Elephants 1, Astrophysicists 0 in Scuffle over Indian Observatory

NEW DELHI—In a setback for astrophysicists, the Indian government, citing environmental concerns, has ruled out construction of the proposed Indian Neutrino Observatory (INO) at its preferred location near the Mudumalai Tiger Reserve in southern India.

During the $167 million project, an underground laboratory would be excavated 2 kilometers deep inside Singara Mountain, where a thick granite overburden would shield a 50,000-ton magnetized iron neutrino detector from cosmic rays. Ecologists have opposed the site because of potential deleterious effects on local elephant populations.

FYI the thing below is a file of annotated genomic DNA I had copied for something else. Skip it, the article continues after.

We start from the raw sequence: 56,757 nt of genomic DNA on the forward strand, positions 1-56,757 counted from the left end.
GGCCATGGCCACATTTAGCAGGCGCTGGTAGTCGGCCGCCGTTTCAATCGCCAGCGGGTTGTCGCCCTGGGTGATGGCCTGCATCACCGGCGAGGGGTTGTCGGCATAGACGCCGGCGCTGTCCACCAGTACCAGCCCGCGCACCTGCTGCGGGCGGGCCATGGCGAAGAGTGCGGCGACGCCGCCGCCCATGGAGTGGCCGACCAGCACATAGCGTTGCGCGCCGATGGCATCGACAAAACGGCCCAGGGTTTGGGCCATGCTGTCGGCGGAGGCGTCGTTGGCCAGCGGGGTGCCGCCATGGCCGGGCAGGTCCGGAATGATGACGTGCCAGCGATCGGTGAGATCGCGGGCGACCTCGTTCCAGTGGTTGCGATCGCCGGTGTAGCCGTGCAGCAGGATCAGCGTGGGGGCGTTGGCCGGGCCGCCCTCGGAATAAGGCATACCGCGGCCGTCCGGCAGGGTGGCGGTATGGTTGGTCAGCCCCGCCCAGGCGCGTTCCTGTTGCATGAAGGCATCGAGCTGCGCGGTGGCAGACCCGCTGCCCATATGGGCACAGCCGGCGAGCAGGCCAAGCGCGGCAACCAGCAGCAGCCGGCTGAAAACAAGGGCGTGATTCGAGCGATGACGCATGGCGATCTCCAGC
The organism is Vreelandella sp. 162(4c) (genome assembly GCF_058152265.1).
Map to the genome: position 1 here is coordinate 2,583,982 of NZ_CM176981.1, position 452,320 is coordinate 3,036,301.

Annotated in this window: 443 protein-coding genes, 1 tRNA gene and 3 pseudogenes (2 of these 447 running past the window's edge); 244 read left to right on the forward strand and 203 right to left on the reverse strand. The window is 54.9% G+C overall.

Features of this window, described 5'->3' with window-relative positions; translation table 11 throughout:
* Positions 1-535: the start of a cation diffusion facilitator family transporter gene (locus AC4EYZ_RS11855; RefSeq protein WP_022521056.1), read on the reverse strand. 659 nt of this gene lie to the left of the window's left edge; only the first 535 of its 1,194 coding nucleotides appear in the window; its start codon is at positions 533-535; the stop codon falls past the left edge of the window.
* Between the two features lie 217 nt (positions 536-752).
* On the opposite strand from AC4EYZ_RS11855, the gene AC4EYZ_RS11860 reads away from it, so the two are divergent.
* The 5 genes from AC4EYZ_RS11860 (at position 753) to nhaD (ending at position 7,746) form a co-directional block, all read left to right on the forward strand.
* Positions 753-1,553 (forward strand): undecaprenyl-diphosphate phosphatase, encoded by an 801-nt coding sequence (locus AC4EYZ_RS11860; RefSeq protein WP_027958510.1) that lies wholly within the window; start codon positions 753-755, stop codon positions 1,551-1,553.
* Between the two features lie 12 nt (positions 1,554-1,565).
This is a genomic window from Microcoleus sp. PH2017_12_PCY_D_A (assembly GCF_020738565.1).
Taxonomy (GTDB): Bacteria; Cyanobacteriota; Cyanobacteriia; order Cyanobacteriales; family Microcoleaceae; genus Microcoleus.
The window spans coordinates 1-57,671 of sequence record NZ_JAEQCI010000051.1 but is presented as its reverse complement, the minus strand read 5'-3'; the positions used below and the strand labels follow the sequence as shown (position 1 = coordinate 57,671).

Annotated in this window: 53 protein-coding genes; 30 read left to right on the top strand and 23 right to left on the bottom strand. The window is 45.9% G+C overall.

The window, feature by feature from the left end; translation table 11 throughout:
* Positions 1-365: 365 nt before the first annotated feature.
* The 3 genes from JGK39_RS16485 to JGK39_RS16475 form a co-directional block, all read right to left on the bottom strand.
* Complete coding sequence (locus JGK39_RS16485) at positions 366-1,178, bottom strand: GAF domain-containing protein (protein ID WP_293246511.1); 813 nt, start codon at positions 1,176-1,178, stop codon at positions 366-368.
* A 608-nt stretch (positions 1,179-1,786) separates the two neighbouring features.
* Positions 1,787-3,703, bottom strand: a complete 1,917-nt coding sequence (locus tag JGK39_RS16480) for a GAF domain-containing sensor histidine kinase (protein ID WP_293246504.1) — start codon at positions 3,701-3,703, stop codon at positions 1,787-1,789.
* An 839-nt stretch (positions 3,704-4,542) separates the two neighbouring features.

In a 20 November report, the Ministry of Environment and Forests stated that Singara “is ecologically very sensitive owing to its corridor value both for elephants as well as other wild animals.” The ministry urged INO to consider an alternative site that it had investigated earlier: Suruliyar, some 500 kilometers south of Bangalore. “The Suruliyar site should be seriously considered … as the location does not present the type of problems that Singara poses,” environment minister Jairam Ramesh wrote in the report to INO managers.

INO officials have little choice but to ponder the alternative. “We will request the government to at least assure us about the environment and forest clearance [permits], provided the site is found technically alright,” INO Spokesperson Naba K. Mondal, a physicist at the Tata Institute of Fundamental Research in Mumbai, told the Deccan Herald.

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